– 1 ltr water (more or less depends on how thick or thin you want the end result)
– some oil for stir frying

– Grind shallots, garlic, chilies, salt, dried shrimp paste, sugar, dried shrimp into a paste.
– Fry spice paste until fragrant, add galangal and salam leaves.
– Add water and coconut milk, wait until it boils.
– Add young jack fruit then after five minutes add chayote.
– After the vegetable is soft add fried tofu and tempe.
– Stir now and then and cook until it’s all done.
– It’s even better to eat the next day of cooking.
– Cut rice cake into bite size pieces, top up with the vegetable and serve with krupuk and sambal.

Source: My mother

(Masbar) Putu Mayang (Petulo) (Indonesian Steamed Rice Flour in Coconut Milk Palm Sugar Syrup)

Finally I could participate in this month’s masbar with it’s special theme “Indonesian Traditional Dessert with Rice Ingredients”. You could choose to use whatever rice there is; rice flour, glutinous rice, glutinous rice flour etc. The choices are endless.

I wanted to make the real Putu Mayang but πŸ™ I didn’t have the mould. But they say there are many ways to go to Rome so I just made it without the mold, and it still tasted good πŸ™‚

Putu Mayang Masbar

– 250 grams rice flour
– 550 cc boiling water
– 1-2 teaspoons salt
– Red and green food dyes

Coconut Milk Sauce:
– 500 cc coconut milk from 1 coconut
– 200 grams brown sugar, finely sliced
– ΒΌ teaspoon salt
– 2 pandan leaves

– Line basket for steaming with a clean napkin, put in the dry rice flour, steam for about 1 hour and set aside
– Pour boiling water on the rice flour, add salt and stir well. Allow to cool, then knead to a fine texture. Divide the dough into 3 parts: one part to be dyed red, the second green and the third remain white.
– Put the dough in the Putu Mayang mould and press into the form desired. Serve with coconut milk sauce

Coconut milk sauce: place all ingredients in a saucepan and bring to a boil, stirring constantly.

Source: Book Kue Kue Indonesia by Yasa Boga

Be Tongkol Mesambel Matah (Balinese Fried Tuna with Raw Sambal)

This dish is typical Balinese dish, it’s so full of flavour and real good to eat with steamed white rice.

Be Tongkol Goreng Mesambel Matah

For 4-6 people

– 500gr tuna fillet
– 6 tbs vegetable oil
– 150 gr sambal matah
– Freshly ground black pepper

For the marinade:
– 5 candlenuts
– 1 tsp dried shrimp paste
– 2 sp sugar
– 4 cm fresh ginger, peeled and finely chopped
– 1 tsp tamarind pulp

– To make the marinade, use a pestle and mortar to pound the candlenuts, shrimp paste and sugar to a fine paste.
– Add the ginger and tamarind, pound again to a paste.
– Add the tuna to the marinade and leave to soak up the flavours about 15 minutes. Remove the tuna.
– Heat the oil in a wok and fry the tuna quickly on each side until golden. Remove the fish from the wok and mix it with the sambal matah and black pepper.
– Serve with steamed white rice.

Source: The Bali Cookbook by Lonny Gerungan

Rujak Kuah Pindang Gula (Balinese Fruit Salad in Pindang Water and Palm Sugar Sauce)

Looking for a controversial dish. This could be the one πŸ˜› And why is that? If you could guess from the title, this was made from pindang water (fish in brine). The taste and the smell of pindang water is so distictive. Usually only native Balinese (from the southern part, Denpasar and the sorrounding) would like this one, even a Balinese friend of mine who was from western part wasn’t fond of this food. But I grew up in Bali since I was 5 until I was 25 so I grew up with this too. It’s a dish that you either would hate it or love it. For me I love it to bits.

Rujak Kuah Pindang Gula

For 2 persons

– Your choice of favorite fruit; mango, pineapple, jicama, water apple, cucumber etc. (in Bali usually unripe green mango is being used, but it’s difficult to find here)
– 3 bird’s eye chili (less or more depending on your taste buds)
– 1/2 tsp grilled dried shrimp paste
– Pinch of salt
– 1 tbs Indonesian palm sugar
– 150 ml pindang water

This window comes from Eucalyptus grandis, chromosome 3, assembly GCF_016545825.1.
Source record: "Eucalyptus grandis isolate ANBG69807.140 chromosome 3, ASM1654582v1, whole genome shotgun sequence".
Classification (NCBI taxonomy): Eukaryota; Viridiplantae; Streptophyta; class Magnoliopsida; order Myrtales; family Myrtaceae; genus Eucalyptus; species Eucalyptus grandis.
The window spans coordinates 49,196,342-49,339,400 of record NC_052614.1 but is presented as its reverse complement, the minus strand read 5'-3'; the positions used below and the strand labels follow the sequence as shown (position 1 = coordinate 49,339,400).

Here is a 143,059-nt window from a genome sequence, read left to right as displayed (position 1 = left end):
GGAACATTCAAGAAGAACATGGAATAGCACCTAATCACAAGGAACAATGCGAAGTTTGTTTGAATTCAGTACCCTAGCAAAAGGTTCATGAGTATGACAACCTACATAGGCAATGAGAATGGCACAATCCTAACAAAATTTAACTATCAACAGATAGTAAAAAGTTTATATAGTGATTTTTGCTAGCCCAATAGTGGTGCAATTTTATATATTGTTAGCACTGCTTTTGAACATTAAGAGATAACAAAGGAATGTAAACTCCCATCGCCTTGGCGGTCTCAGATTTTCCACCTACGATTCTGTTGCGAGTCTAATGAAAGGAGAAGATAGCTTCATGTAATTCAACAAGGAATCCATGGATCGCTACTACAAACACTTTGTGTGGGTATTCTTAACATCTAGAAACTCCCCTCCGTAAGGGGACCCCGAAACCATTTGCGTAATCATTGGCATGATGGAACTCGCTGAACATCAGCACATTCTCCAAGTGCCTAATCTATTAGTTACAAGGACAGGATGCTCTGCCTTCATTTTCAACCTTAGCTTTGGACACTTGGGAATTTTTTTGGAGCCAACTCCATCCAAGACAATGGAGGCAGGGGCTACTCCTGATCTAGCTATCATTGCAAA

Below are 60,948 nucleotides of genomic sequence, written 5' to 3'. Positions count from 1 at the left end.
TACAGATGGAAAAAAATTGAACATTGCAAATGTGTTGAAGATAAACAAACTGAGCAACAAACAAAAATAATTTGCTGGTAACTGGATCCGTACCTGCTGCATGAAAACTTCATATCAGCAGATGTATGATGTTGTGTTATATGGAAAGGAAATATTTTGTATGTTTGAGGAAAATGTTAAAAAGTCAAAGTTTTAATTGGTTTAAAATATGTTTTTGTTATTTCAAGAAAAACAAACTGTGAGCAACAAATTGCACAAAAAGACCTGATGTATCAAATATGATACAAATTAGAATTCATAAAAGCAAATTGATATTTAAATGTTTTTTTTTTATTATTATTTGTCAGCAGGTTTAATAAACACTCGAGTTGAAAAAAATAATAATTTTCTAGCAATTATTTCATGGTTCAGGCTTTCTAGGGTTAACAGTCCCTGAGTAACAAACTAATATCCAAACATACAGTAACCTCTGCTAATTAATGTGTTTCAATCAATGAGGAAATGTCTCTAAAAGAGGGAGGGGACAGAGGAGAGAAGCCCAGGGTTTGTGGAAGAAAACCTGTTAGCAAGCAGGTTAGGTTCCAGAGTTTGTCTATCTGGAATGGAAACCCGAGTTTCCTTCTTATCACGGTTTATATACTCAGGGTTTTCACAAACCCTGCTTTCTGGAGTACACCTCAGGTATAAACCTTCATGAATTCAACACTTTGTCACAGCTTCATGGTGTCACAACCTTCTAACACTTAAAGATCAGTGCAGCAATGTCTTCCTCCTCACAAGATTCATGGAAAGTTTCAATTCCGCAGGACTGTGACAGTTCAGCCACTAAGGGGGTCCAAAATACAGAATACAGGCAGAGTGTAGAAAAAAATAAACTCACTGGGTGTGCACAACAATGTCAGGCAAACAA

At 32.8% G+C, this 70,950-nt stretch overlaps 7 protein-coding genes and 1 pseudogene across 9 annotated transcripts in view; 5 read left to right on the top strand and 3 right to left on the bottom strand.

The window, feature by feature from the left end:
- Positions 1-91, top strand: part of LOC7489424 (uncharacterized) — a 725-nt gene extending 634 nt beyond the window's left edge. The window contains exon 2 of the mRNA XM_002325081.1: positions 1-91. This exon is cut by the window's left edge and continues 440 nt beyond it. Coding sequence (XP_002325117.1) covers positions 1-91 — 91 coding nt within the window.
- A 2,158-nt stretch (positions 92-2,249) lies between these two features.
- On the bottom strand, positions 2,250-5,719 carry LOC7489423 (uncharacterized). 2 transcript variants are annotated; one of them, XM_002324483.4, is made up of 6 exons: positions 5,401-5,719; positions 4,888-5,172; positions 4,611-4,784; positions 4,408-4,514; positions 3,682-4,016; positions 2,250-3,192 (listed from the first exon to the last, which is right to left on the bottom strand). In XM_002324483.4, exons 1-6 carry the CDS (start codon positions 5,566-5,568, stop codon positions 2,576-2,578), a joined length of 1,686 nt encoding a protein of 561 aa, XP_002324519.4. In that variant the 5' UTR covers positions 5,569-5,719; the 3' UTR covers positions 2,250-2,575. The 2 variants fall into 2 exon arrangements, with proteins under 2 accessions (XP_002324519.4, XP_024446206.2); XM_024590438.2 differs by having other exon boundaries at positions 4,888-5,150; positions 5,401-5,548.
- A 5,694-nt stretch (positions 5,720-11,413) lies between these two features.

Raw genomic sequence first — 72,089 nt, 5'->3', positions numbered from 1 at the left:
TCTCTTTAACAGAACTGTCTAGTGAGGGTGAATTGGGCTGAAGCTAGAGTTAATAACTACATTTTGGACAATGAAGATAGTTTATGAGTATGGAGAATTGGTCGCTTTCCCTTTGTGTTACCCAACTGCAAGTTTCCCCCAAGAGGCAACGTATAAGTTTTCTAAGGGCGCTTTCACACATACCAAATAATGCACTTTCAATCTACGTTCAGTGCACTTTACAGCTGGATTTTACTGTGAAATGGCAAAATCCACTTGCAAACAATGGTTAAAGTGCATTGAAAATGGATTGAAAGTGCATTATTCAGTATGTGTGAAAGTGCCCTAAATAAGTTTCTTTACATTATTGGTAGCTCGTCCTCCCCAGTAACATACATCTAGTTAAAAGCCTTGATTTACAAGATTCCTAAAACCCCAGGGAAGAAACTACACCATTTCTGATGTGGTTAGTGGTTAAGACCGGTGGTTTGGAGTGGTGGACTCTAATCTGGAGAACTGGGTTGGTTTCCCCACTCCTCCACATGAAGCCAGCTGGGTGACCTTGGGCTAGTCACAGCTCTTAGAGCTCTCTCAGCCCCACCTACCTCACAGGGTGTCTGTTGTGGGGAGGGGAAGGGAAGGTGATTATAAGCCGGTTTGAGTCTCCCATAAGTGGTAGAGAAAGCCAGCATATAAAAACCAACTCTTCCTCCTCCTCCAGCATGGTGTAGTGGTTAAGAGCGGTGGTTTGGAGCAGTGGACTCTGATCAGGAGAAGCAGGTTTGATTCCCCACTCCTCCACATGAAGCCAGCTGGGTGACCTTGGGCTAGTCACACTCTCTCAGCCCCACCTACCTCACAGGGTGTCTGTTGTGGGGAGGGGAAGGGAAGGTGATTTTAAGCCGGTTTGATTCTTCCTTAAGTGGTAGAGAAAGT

– Cut vegetable into bite size pieces.
– Pound chili, palm sugar, salt and dried shrimp paste until smooth.
– Pour in pindang water, mix well.
– Pour over the fruit.
– Also lekker to eat with krupuk πŸ˜‰

Pindang water could be easily bought in Bali but for us who couldn’t buy it, we could make it ourselves, it’s real easy
– 500 gr Indian mackerel (or other kinds of mackerel)
– 5 tbs coarse salt
– 2 tbs tamarind
– 4 garlic, bruised
– 1.5 liter water

– Boil all ingredients until fish is done, cool down the pindang water before using.
– You could fry the fish to accompany rice πŸ˜€

Source of pindang making : Eni (or rather your mother, right En πŸ˜‰ )

Bubur Manado (Manadonese Porridge)

In Indonesia, we have two kinds of porridge dishes; sweet and savoury. Sweet kinds are usually eaten for dessert (clikc here and here for examples) and savoury kinds are usually eaten for meal or in between meal snack. This one is the example from the savoury kinds. But I didn’t make the complete one with all the she-bang. I made just with what I had in hand but nevertheless I shared the full recipe in case you are inspired to make a complete dish πŸ˜€

Bubur Menado

For 3-4 persons

– 250 gr rice, wash and drained
– Water
– 2 tsp salt
– 1 corn on the cob, cut the kernel off the cob (I didn’t use this)
– 50 gr young melinjo leaves (I dindn’t use this)
– 50 gr spinach
– 50 gr water spinach (morning glory)
– 100 gr sweet potato (I didn’t use this)
– 200 gr pumpkin (I didn’t use this)
– 5-6 pcs long bean, cut into 2 cm short
– 25 gr hairy basil

– Sambal dabu dabu
– Fried salty fish (I used fried small salty fish)

For sambal dabu dabu
– 6 bird’s eye chili
– 4 red chili
– 3 shallots
– 1 tomato
– 1 tbs lemon juice
– 2 tsp salt

– Sliced all the ingredients and mix throughly.

– Put rice in a deep pan. Pour water over the rice until 3-5 cm above the surface. Cook in low fire while stirring now and then.
– After turning into porridge but not yet too thick add pumpkin, sweet potato, corn kernel and salt.
– Add salt, add long beans, melinjo leaves, spinach, water spinach and hairy basil.
– Serve with condiment.

Source: Book of Masakan Indonesia by Yasa Boga

Rujak Petis Surabaya (Surabayanese Mixed Salad with Shrimp Paste Peanut Sauce)

Actually real version of this dish is Rujak Cingur, but since I didn’t use any cingur (cow’s nose that is :P) I couldn’t use the same title.

Rujak Petis Surabaya

For 4 persons

– 100gr bean sprout
– 100 gr water spinach
– 150 gr long beans
– 1 block of tofu
– 1 block of tempe
– 1 cucumber
– 1 jicama
– 1 mango
– 1 pineapple
– Shrimp cracker
– Rice cake

For the Sambal Petis:
– 100gr fried peanuts
– 2 bird’s eye chili (less or more depending on your taste buds)
– 1 tsp tamarind water
– 2-3 tbs petis udang (shrimp paste)
– 1/2 tsp terasi (dried shrimp paste)
– Some shredded palm sugar
– Some water
– Salt

– Cut, cleaned and blanced the vegetables.
– Cut and deep fried tofu and tempe.
– Cut and cleaned the fruits.
– Pound the sambal petis ingredients in a pestle and mortar. Adjust the taste to your liking.
– In a plate put some rice cake, vegetables, tofu and tempe, fruits. Topped with sambal petis.
– Served with shrimp crackers.

Rujak Petis Surabaya

Source: Adapted from the Book; Masakan Indonesia by Yasa Boga